The Order, therefore, revokes that earlier Order and re-enacts it to include the judges, of whom there will be three, and the Clerk of the Tribunal. The immunities are very limited and only apply to the three judges and the Clerk of the Tribunal. They are to be given immunity from suit and legal process and, if they are British, this immunity is limited to official acts only. The only other immunity granted is exemption from Income Tax on official salaries. All income from other sources is subject to taxation.

It is most unlikely that the Tribunal will operate in this country at all. It will be based in Paris, and the cases with which it will deal will concern the mainland of Europe principally. As a Member of the Western European Union, however, we have signed the Convention. We cannot ratify it until this Order is made. I hope, therefore, that the House will feel able to approve the small and limited privileges which the Order seeks to give.

10.30 p.m.

Sir Frank Soskice (Newport)

The Minister has concentrated his observations on only a small part of the Order that we are considering. Speaking for myself, I would have no objection. On the contrary, I would highly applaud the conferring of immunities on members of a tribunal who are entrusted with this delicate and difficult jurisdiction. The Order, however, confers a wide variety of immunities.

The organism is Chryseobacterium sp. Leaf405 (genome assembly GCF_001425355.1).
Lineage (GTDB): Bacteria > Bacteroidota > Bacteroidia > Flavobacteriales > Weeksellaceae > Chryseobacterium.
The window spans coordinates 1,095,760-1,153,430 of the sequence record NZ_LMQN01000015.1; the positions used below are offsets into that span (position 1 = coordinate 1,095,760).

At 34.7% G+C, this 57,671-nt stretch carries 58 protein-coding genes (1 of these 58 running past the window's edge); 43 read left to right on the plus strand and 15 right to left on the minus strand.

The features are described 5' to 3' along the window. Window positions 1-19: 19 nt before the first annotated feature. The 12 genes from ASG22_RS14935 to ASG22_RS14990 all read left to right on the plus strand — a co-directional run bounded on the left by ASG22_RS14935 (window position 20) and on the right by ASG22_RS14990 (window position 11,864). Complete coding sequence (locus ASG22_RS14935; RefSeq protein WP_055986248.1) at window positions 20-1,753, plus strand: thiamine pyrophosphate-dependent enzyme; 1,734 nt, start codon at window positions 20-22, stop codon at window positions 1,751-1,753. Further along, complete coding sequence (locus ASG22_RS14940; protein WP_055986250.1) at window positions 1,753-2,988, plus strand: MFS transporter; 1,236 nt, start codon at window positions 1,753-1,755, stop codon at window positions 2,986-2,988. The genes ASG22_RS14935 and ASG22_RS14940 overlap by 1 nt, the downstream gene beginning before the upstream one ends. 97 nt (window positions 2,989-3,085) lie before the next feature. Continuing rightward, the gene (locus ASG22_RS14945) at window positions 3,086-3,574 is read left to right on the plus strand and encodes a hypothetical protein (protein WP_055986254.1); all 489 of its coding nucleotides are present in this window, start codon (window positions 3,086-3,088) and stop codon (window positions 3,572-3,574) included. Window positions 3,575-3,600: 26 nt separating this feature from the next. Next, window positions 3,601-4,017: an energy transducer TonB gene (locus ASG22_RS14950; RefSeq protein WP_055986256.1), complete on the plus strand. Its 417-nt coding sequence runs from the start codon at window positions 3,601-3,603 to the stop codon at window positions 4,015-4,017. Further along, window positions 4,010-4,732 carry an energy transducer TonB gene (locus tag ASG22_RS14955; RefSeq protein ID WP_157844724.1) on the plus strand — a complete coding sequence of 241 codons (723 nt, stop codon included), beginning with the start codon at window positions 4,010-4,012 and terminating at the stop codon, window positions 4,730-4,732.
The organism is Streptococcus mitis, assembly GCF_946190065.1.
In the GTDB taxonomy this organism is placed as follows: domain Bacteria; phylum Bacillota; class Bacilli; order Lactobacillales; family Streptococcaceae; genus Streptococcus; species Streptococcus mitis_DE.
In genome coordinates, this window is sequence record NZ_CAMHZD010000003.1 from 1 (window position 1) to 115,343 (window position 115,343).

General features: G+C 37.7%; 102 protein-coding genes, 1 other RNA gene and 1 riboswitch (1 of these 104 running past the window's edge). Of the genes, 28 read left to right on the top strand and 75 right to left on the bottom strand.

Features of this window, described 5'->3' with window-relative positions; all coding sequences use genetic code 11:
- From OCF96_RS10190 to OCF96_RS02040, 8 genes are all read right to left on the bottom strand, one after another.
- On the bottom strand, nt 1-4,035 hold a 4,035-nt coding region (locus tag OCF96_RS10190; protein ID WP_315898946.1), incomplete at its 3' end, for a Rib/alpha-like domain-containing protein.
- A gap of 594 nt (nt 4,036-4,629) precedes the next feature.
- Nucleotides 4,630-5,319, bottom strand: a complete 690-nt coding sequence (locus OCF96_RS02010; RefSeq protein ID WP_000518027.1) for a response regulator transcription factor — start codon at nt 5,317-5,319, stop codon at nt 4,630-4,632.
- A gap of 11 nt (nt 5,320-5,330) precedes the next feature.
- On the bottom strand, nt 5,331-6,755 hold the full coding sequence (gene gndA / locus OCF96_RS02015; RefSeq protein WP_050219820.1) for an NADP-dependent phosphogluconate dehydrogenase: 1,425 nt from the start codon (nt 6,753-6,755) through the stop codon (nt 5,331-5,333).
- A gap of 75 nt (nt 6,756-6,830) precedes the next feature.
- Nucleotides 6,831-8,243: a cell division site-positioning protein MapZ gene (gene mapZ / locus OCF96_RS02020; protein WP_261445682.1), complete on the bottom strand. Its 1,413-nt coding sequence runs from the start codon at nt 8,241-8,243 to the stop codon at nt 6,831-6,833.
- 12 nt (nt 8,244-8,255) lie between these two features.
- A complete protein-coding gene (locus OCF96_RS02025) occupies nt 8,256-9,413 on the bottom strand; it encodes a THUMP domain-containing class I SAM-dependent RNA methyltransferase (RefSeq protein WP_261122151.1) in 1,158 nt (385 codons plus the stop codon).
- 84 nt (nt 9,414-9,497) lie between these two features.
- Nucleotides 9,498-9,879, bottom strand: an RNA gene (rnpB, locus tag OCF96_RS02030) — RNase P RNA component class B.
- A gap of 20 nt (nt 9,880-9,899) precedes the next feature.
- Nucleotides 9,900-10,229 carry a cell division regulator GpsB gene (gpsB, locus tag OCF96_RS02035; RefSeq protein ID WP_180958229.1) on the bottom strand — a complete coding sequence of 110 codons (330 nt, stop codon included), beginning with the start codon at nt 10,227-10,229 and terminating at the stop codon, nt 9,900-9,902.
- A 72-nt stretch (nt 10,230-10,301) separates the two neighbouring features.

From time to time, we come to the House and we enlarge the scope of those persons in this country who are privileged beyond the other people whom they meet and converse with and with whom they have dealings in our communal life. It occurs to me to ask how far all this is going. How many people are we to meet in our daily journeys along the streets who, if we stopped and asked them, would be bound to concede that they do not have to pay Income Tax lawfully—I do not mean unlawfully; who can say exactly what they like about us without our being able to bring any action against them, however defamatory their utterances, and who have a wide variety of privileges and immunities spread over Orders like the one we are considering tonight in an almost infinite variety? It becomes a matter of interest to wonder how many such persons there are in the 50 million people who live in our islands. There are not 50 million yet—I suppose it will take some time before they reach that figure—but the figure is enlarging itself rapidly every year.